Brazil's Central Bank has decided that financial derivatives
must play a bigger role in consolidating the country's hard-won
but fragile stability. In February, it authorized the use of
credit derivatives for the first time, although in a restricted
form. In March, the bank began selling currency swaps with
floating rate treasury bills - also a first.
How to Live with Risk and Volatility
A culture of risk management is taking hold in Latin America, particularly in Brazil and Mexico, where the products offered and their use are increasingly like those in developed markets.
Brazil is not the only regional market on the move. In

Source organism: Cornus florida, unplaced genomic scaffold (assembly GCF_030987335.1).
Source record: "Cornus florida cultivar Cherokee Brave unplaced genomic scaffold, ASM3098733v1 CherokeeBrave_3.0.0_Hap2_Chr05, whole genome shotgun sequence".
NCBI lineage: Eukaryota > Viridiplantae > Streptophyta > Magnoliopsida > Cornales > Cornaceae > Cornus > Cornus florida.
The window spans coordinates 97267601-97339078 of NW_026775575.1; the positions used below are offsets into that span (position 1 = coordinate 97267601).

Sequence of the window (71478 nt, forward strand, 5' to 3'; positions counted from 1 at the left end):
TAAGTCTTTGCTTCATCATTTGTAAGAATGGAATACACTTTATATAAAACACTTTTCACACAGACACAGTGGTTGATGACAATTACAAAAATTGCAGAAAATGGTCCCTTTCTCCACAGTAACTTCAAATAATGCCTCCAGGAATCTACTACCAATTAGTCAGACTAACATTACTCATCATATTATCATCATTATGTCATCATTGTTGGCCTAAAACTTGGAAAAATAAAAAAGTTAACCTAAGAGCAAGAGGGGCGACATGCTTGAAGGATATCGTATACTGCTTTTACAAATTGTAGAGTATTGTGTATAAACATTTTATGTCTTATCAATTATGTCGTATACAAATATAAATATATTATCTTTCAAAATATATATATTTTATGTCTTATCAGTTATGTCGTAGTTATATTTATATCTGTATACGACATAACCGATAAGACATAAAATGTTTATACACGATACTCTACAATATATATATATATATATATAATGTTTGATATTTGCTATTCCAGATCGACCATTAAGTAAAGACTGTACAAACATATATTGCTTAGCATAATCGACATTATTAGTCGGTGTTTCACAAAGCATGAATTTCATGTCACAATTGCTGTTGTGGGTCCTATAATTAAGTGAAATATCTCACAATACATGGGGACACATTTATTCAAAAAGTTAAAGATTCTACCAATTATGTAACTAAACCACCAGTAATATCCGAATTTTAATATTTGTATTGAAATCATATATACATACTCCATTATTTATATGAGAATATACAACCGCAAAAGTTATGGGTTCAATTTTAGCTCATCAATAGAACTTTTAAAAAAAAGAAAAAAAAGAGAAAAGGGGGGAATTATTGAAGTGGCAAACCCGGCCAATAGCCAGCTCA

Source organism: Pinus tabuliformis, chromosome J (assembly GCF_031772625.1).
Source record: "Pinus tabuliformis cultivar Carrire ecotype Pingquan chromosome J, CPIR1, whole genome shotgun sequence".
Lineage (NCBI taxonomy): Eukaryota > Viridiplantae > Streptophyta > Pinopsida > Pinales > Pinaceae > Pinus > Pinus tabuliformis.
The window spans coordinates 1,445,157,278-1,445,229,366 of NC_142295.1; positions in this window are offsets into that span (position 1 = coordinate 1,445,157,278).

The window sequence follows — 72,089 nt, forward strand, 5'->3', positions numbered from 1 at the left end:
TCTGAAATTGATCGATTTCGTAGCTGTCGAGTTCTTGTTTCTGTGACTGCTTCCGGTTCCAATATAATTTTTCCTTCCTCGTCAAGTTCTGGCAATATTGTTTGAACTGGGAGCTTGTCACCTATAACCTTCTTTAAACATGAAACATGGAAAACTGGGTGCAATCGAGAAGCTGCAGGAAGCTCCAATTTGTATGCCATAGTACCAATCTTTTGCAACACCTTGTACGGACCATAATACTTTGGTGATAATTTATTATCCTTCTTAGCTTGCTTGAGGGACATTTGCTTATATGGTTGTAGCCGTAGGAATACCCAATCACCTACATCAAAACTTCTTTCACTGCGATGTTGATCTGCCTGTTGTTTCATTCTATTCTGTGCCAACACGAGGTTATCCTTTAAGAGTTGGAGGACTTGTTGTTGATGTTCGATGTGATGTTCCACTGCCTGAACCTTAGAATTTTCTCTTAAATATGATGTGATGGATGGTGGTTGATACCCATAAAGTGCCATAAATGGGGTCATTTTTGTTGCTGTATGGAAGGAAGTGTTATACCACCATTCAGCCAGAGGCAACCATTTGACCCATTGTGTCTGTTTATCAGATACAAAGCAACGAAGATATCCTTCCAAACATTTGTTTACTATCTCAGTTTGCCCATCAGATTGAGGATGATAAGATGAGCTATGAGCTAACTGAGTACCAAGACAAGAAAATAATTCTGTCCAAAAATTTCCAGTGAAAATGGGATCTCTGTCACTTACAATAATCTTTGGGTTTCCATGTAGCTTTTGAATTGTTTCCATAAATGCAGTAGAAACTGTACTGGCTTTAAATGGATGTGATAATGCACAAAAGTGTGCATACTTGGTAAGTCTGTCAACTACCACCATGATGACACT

Mexico, the MexDer derivatives exchange, which opened its doors
in 1998 but only really got going last year, continues to grow.
It won't match last year's performance - growth in the number
of contracts traded was 1,000% from a tiny base - but a healthy
25% increase in trades seems well within reach during 2002.
Business on Mexico's much bigger over-the-counter (OTC) market
is firmly on the up.
In Argentina, of course, the market has virtually ceased to
exist. Says Mark Yale, managing director...
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